Over hill, over dale,
Thorough bush, thorough brier,
Over park, over pale,
Thorough flood, thorough fire,
I do wander everywhere,
Swifter than the moon’s sphere;
And I serve the fairy queen,
To dew her orbs upon the green.
The cowslips tall her pensioners be:
In their gold coats spots you see;
Those be rubies, fairy favours,
In those freckles live their savours:
I must go seek some dewdrops here
And hang a pearl in every cowslip’s ear.
Farewell, thou lob of spirits;
I’ll be gone: Our queen and all our elves come here anon.
— The Fairy, from Shakespeare’s A Midsummer Night’s Dream
Tonight is Midsummer’s Eve, for tomorrow is the Summer Solstice, by astronomical reckoning (as I mentioned previously, it is also a “fixed” holiday in many places, starting at sunset June 23). Also known as the Sabbat of Litha, this is a time when everything is exuberantly alive and the Spirits of Nature are most active. This is when the threshold between the worlds of humans and the Others is wide open and beckons, making it one of the most magical times of the year. It is a night when the faeries are likely to be seen.
In some Western traditions, the faery folk are an ancient race of people who lived in the British Isles long before the Celts or the Anglo-Saxons arrived. They are believed to have descended from the Tuatha de Danann (the tribe of the great Mother Goddess Danu), a magickal race who, in some tales, were said to have flown into Ireland in ships that descended from the clouds. They came from the four great cities of Falias, Gorias, Finias and Murias, and brought with them the four Great Treasures: the Lia Fail (Stone of Destiny), the sword of Lugh, a magic spear, and the endlessly abundant Cauldron of the Dagda.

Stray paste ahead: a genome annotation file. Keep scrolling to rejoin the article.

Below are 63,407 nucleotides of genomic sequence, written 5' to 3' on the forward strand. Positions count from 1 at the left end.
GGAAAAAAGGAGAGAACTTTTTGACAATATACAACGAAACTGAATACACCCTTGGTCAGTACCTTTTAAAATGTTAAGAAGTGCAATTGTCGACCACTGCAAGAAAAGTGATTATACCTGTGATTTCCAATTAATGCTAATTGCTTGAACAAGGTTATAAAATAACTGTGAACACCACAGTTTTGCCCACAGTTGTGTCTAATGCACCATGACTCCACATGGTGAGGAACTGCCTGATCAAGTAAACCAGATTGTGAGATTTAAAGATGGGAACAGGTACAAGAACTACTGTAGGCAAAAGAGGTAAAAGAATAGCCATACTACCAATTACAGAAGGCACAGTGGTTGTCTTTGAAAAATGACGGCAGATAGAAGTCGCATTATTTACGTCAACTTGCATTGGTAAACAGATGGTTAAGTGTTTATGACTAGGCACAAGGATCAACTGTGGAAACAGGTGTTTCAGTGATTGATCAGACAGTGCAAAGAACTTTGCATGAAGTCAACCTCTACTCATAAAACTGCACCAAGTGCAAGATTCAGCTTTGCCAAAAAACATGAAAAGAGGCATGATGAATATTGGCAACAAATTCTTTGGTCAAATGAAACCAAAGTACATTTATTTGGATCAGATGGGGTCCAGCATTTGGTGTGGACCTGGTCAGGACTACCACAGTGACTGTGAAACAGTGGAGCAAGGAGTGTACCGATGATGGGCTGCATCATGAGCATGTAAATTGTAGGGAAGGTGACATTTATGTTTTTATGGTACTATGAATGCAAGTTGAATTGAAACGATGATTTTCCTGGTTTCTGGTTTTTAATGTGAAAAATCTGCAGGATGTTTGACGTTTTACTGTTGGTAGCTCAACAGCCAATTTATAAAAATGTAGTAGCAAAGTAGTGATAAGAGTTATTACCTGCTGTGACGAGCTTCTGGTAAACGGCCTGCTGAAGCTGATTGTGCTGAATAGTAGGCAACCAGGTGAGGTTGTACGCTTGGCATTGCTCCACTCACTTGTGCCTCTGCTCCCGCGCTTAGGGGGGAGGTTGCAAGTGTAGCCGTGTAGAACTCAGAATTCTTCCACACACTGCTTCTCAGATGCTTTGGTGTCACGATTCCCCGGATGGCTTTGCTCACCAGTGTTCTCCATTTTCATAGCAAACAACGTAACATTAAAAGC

There is a great deal of lore regarding how to contact the Good Folk on Midsummer’s Eve, if that is something you dare to do. For instance, one of my favorite rituals is based on The Greater Key of Solomon, which contains instructions for making an aspergillum using nine holy herbs. Mentioned in a number of old texts, there is some debate about exactly which ones are being referred to. But one Green Witchcraft tradition that I practice suggests a lighting a cauldron fire and sprinkling it with betony wood, chamomile, either fennel or lavender, lemon balm, mullein, rue, St. John’s wort, thyme and vervain.
Caution – you should only burn this mixture outdoors, please; and people with sensitivities or women who may be pregnant should avoid this smoke.
But otherwise, burning these lovely herbs together is one of the most delightful, simple, and truly fae experiences one can conjure! Scrying with the smoke is especially powerful, and in my experience, its magic is very enticing to the Gentry.
It is an old tradition that couples who may have become enchanted with one another at Beltane are given the opportunity to make a more permanent commitment at Litha. They may do so by jumping the bonfire (or a burning cauldron fire) into which the nine blessed herbs have been cast.
Speaking of herbs, Midsummer Eve is also known as Herb Evening. This is the most auspicious time for Druids to harvest mistletoe with their golden sickles. And many Witches pick their herbs and worts tonight, particularly at midnight, as this is the peak of their most numinous and divine essence. For now is the height of fertility and the Sun’s influence, so they will be most powerful for use in spells and making poppets.
In fact, any magical plants plucked on Midsummer Eve at midnight are especially efficacious and even keep better. In addition to mistletoe, St. John’s wort, mullein, wormwood, mugwort, thyme, and yarrow are especially recommended for harvest, either at midnight tonight or noon tomorrow. Always remember to ask the plant’s permission first, never harvest endangered, stressed plants, or the last bit of one, and be sure to give an offering in return.
Dew gathered at Midsummer Eve restores sight. And fern, which confers invisibility, was said to bloom at midnight on Midsummer Eve and is best picked then. Gather the seeds from the female plant to make a salve that can give you the ability to see to the realms of Faery. And the unopened fronds of a male fern should be gently dried over the Midsummer fire and then kept for protection and magic throughout the year.
Last but not least, offer linden, as a gift for the faeries, and hang St John’s wort and fennel over your doors and windows for blessings and protection.